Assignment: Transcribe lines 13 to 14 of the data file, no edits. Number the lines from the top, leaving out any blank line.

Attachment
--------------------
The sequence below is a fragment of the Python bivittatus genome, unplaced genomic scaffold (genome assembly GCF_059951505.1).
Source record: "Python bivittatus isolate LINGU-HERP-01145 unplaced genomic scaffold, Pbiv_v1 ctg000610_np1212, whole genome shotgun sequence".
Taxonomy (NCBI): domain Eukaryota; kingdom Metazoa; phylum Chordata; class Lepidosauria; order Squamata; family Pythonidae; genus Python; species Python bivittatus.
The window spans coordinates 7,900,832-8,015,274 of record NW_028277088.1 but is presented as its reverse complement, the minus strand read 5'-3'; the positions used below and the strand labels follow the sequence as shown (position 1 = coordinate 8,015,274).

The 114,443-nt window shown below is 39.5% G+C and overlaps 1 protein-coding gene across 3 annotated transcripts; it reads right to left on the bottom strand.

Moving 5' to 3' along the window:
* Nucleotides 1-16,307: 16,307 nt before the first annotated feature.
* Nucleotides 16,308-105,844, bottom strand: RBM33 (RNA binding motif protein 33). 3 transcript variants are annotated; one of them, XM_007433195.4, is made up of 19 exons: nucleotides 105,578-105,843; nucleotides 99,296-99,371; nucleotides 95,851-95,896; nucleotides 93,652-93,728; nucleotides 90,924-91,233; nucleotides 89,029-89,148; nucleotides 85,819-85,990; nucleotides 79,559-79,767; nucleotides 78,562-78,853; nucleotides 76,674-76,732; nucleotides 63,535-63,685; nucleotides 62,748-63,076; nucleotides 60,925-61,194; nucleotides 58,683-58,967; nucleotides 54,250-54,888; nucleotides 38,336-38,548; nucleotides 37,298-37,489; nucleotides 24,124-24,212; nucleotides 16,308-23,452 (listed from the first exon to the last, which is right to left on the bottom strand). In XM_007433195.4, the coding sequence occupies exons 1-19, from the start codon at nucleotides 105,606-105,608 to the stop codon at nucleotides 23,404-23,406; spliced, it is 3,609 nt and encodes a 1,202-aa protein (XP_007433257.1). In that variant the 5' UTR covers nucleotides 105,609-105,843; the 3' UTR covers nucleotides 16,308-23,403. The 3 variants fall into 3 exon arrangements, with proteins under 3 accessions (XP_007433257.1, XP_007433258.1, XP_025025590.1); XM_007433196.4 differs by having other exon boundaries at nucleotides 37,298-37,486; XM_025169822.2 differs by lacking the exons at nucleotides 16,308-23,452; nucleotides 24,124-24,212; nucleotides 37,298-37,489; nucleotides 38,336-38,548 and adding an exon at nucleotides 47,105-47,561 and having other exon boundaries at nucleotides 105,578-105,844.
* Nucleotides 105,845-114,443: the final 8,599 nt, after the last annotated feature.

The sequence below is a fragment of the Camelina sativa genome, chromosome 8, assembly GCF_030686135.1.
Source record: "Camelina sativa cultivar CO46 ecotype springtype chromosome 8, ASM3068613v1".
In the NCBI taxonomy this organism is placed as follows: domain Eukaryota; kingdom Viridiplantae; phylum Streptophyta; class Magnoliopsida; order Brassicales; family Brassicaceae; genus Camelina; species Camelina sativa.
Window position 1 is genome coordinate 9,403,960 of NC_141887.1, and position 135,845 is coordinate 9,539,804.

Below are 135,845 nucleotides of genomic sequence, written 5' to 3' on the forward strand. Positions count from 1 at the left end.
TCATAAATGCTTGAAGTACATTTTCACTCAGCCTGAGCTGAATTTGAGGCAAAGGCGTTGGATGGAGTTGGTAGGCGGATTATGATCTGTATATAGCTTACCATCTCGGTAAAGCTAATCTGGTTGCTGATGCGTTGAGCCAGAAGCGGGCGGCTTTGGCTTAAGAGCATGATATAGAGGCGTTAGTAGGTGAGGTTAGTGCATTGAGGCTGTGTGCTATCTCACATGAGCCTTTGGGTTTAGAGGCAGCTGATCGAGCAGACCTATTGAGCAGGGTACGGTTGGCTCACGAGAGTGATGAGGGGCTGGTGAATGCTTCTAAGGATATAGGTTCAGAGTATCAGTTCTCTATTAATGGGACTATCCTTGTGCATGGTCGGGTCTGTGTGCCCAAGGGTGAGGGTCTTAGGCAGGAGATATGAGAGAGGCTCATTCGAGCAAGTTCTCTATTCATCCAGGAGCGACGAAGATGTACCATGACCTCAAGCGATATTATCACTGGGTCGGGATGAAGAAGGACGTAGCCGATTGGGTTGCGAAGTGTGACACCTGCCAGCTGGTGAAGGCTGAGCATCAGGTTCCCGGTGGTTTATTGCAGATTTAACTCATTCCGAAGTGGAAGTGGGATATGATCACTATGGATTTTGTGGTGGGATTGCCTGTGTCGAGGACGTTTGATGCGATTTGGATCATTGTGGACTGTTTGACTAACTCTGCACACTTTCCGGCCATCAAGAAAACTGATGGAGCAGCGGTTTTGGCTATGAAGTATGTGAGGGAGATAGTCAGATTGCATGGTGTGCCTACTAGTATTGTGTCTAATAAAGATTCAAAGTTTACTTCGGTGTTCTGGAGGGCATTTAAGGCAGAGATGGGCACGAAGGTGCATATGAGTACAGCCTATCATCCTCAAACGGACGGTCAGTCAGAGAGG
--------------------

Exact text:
Window position 1 is genome coordinate 9,403,960 of NC_141887.1, and position 135,845 is coordinate 9,539,804.

Below are 135,845 nucleotides of genomic sequence, written 5' to 3' on the forward strand. Positions count from 1 at the left end.